Thursday, September 29, 2005

Signiflier of Progress?


Retro Futuro

Powered by dual surplus T-58 5200HP turboshaft engines and dual counter rotating lift rotors for stability.
This buggy has a top speed of 300 MPH and a flying time of 3.5 hours.

Our In-class Test

So, here's the example we created in class.

Wednesday, September 28, 2005

Automobile Design and Signifiers of Progress.

I'd like to comment on Roland Barthes' Essay on The New Citroen. I thought you may all find this amusing and funny. I used to for a time thought I wanted to be a transportation designer so I spent some time studying at particular college of industrial design. I just wanted to mention that in my woodshop 1 class we had an assignment called, "speed form." Students were to create an abstract sculptural objects out of fiber glass that communicated, "forms moving through space at high speed." I just think it's really funny that a lot of the forms you see out there in automobiles communicate the idea of "modern" and "progress" by virtue of visual communication of speed. If you can imagine a spherical ball of clay smushed into a "fast" ellipse that's what most of the projects looked like. We take it for granted that velocity signifies speed and progress in our society when the engines are virtually just a more updated version of the same technology (internal combustion engines). There's more I want to comment on this topic and will definitely post some links and pictures in the near future.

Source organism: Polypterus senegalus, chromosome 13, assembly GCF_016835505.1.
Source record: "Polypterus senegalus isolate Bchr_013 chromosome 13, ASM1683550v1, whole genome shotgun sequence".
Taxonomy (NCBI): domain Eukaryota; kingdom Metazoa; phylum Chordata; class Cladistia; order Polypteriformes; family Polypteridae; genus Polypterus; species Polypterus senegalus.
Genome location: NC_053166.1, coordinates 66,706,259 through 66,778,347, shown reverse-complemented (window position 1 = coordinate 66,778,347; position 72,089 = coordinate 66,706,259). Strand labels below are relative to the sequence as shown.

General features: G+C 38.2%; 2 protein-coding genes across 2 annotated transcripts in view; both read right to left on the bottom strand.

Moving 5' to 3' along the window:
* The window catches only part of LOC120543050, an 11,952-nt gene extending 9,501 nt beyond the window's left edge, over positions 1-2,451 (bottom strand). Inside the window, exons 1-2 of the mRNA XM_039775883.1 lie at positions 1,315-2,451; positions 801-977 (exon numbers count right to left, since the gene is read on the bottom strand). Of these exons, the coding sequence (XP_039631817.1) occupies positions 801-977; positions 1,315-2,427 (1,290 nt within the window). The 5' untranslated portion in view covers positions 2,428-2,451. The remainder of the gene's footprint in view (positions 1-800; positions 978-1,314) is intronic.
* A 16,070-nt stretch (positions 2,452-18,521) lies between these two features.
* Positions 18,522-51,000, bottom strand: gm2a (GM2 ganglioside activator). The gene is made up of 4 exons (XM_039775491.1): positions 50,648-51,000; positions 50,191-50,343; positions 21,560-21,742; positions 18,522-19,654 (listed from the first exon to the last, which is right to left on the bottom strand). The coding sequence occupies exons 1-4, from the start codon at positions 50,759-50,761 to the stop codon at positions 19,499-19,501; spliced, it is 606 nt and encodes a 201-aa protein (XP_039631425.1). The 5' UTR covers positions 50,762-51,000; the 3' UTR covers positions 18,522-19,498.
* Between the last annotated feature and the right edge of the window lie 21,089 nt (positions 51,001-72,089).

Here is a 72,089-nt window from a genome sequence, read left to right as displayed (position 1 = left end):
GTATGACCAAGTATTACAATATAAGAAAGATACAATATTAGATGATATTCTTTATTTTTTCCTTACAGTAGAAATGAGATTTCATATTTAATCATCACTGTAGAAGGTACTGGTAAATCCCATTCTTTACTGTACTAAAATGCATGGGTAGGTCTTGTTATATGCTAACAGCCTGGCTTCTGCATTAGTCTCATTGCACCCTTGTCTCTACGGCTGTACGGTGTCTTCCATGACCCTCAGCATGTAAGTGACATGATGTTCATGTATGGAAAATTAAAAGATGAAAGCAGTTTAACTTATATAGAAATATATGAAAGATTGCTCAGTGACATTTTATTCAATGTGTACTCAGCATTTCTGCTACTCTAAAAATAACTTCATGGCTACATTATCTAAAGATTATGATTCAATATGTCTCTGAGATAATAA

More on Industrial Design exercises: "A Glimpse of My Life Before Barthes"

Sleep deprived and exhausted I sat across the classroom wall plastered with countless shiny renderings of seemingly "futuristic cars." Our transportation design 1 class were to design a "sporty" two-seater. As the student presenting finished his sentence, the teacher paused before commenting, "...mmm...it's not sporty enough you know, it's not sexy. This line needs to be faster."